March 16, 2018

LJ’s Best Books and Media of 2012

The LJ Reviews staff has been busily considering and compiling their selections for the top titles of 2012 (the cover of our December 2012 issue at right lists the first line of each of our top ten picks—do you recognize them?).

Below you’ll find the Best of 2012 lists that have already debuted, while the Top Ten of 2012 and the are coming on December 20. In the meantime, let us know your favorite picks of the year in the comments or in comments on the individual posts below. Enjoy!

Coming December 20:

  • The Top 10 of 2012

  • More of the Best

  • Best Media


Fiction and Genre:

This article was published in Library Journal. Subscribe today and save up to 35% off the regular subscription rate.



  1. Karam’s The 9/11 Backlash — The Most Important Non-Fiction / Reference Acquisition for Libraries and Book Clubs 2012 – 2013
    Karam, Nicoletta. (2012) The 9/11 Backlash: A Decade of U.S. Hate Crimes Targeting the Innocent, Beatitude Press, Berkeley, CA, 429 pp.
    The targeting of “anyone who looked ‘different;’” often perpetrated, denied and minimized by American police, government officials and agents and the media was fueled by fear, ignorance and hatred. It has caused huge damage to individuals, the nation, our own and the global faith in our American Experiment in self-government coming out of 1776 and our heroism during World War II. What wasn’t heroic was our ethnic cleansing of Native Americans as well as harassment of British sympathizers and the confiscation of property and internment of Japanese Americans during these earlier wars and afterwards. We seem not to have learned from the deep injustices of these mistakes.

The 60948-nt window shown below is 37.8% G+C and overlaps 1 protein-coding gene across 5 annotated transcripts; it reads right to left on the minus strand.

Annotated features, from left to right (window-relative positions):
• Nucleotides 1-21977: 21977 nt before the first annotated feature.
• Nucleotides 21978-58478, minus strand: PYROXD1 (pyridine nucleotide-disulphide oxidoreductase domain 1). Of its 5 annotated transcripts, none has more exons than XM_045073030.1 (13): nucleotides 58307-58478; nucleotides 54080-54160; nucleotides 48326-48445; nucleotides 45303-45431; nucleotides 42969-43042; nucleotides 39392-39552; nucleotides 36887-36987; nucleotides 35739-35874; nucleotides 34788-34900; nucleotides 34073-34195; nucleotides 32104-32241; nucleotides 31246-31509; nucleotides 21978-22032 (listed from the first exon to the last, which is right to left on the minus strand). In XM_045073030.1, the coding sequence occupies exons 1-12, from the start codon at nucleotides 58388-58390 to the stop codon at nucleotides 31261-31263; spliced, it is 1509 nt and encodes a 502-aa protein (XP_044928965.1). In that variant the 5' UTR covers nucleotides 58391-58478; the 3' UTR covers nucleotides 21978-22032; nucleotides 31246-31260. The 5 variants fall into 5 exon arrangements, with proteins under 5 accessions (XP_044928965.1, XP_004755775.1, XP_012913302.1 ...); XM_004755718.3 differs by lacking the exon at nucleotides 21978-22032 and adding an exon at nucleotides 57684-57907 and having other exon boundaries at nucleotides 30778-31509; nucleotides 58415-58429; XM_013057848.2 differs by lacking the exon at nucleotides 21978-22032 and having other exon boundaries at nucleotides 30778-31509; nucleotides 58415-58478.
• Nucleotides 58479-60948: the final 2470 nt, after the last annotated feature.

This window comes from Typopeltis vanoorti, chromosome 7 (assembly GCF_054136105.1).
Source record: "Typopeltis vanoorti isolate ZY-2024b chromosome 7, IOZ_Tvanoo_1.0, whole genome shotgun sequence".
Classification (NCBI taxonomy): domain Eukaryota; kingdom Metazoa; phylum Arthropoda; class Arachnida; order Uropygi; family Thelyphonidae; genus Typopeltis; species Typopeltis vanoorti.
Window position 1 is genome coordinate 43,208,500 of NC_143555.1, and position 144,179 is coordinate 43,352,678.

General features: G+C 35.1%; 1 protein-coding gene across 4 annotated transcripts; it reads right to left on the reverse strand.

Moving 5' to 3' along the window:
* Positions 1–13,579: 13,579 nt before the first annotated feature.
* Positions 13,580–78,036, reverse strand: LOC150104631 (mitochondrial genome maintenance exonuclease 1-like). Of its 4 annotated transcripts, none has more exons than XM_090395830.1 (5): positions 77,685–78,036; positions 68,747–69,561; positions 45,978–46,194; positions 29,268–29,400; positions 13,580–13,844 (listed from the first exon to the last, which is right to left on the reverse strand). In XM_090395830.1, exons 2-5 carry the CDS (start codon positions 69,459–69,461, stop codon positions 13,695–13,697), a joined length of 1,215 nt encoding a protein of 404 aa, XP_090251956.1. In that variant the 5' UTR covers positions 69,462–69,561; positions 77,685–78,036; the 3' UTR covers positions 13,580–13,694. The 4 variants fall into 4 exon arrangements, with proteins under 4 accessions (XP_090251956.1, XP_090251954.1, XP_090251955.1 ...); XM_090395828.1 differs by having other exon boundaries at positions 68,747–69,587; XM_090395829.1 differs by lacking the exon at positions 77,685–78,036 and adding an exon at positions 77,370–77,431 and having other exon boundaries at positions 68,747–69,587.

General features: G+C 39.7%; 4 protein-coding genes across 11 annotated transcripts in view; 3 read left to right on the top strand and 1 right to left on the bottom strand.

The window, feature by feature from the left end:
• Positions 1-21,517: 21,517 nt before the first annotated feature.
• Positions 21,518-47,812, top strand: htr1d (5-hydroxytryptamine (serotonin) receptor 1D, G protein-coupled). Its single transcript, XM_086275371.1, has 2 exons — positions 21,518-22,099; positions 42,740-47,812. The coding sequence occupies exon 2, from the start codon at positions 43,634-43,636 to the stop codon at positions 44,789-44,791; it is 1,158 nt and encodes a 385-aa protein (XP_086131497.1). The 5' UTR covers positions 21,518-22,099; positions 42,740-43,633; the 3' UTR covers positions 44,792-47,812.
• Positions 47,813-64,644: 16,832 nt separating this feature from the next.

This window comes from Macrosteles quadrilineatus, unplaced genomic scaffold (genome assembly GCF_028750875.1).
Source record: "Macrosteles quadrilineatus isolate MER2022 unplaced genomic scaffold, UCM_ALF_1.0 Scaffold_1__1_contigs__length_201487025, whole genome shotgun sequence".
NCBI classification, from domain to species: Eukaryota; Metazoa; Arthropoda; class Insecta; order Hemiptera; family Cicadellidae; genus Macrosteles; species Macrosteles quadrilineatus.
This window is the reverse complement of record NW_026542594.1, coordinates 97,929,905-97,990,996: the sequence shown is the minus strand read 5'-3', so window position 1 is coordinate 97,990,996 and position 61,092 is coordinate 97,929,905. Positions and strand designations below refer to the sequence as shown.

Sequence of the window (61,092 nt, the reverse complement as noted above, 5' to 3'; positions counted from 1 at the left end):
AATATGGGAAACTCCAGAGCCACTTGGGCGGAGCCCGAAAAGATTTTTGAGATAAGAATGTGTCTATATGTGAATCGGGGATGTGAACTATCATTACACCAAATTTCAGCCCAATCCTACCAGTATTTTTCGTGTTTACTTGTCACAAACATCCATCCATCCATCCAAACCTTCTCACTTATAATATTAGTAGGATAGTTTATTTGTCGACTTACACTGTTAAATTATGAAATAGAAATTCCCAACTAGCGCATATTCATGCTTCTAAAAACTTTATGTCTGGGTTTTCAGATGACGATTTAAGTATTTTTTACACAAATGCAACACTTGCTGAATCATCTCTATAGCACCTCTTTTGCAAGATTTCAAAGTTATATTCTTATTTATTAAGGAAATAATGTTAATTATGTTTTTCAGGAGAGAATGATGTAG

Karam’s extremely well-documented history of the victimization of thousands of innocents in the past decade runs nearly 250 pages, followed by an eye-opening section of 35 pages of “Why Backlash Hate Crimes are Undercounted,” and 50 hopeful and helpful pages of “75 steps to Curb Backlash Bigotry.” Swarthmore College Honors grad, New York Times correspondent and Brandeis PhD in History Nicoletta Karam offers us both a scholarly examination and readable chronicle of this period in The 9/11 Backlash: A Decade of U.S. Hate Crimes Targeting the Innocent. Let’s improve the next decade with her well-supported and usable documentation and suggestions in hand on the library and community level.

    World Cat listing: (8 December, 2012) ()

  2. My favorite book of this year is The Journal of Best Practices by David Finch.

    Summary: At some point in nearly every marriage, a wife finds herself asking, What the … is wrong with my husband?! In the author’s case, this turns out to be an apt question. Five years after he married Kristen, the love of his life, they learn that he has Asperger syndrome. The diagnosis explains his ever-growing list of quirks and compulsions, his lifelong propensity to quack and otherwise melt down in social exchanges, and his clinical-strength inflexibility. But it doesn’t make him any easier to live with. Determined to change, he sets out to understand Asperger syndrome and learn to be a better husband, no easy task for a guy whose inability to express himself rivals his two-year-old daughter’s, who thinks his responsibility for laundry extends no further than throwing things in (or at) the hamper, and whose autism-spectrum condition makes seeing his wife’s point of view a near impossibility. Nevertheless, he devotes himself to improving his marriage with an endearing yet hilarious zeal that involves excessive note-taking, performance reviews, and most of all, this book: a collection of hundreds of maxims and hard-won epiphanies that result from self-reflection both comic and painful. They include “Don’t change the radio station when she’s singing along,” “Apologies do not count when you shout them,” and “Be her friend, first and always.” Guided by the journal, he transforms himself over the course of two years from the world’s most trying husband to the husband who tries the hardest, the husband he’d always meant to be. Filled with humor and surprising wisdom, this book is a candid story of ruthless self-improvement, a unique window into living with an autism-spectrum condition, and proof that a true heart can conquer all.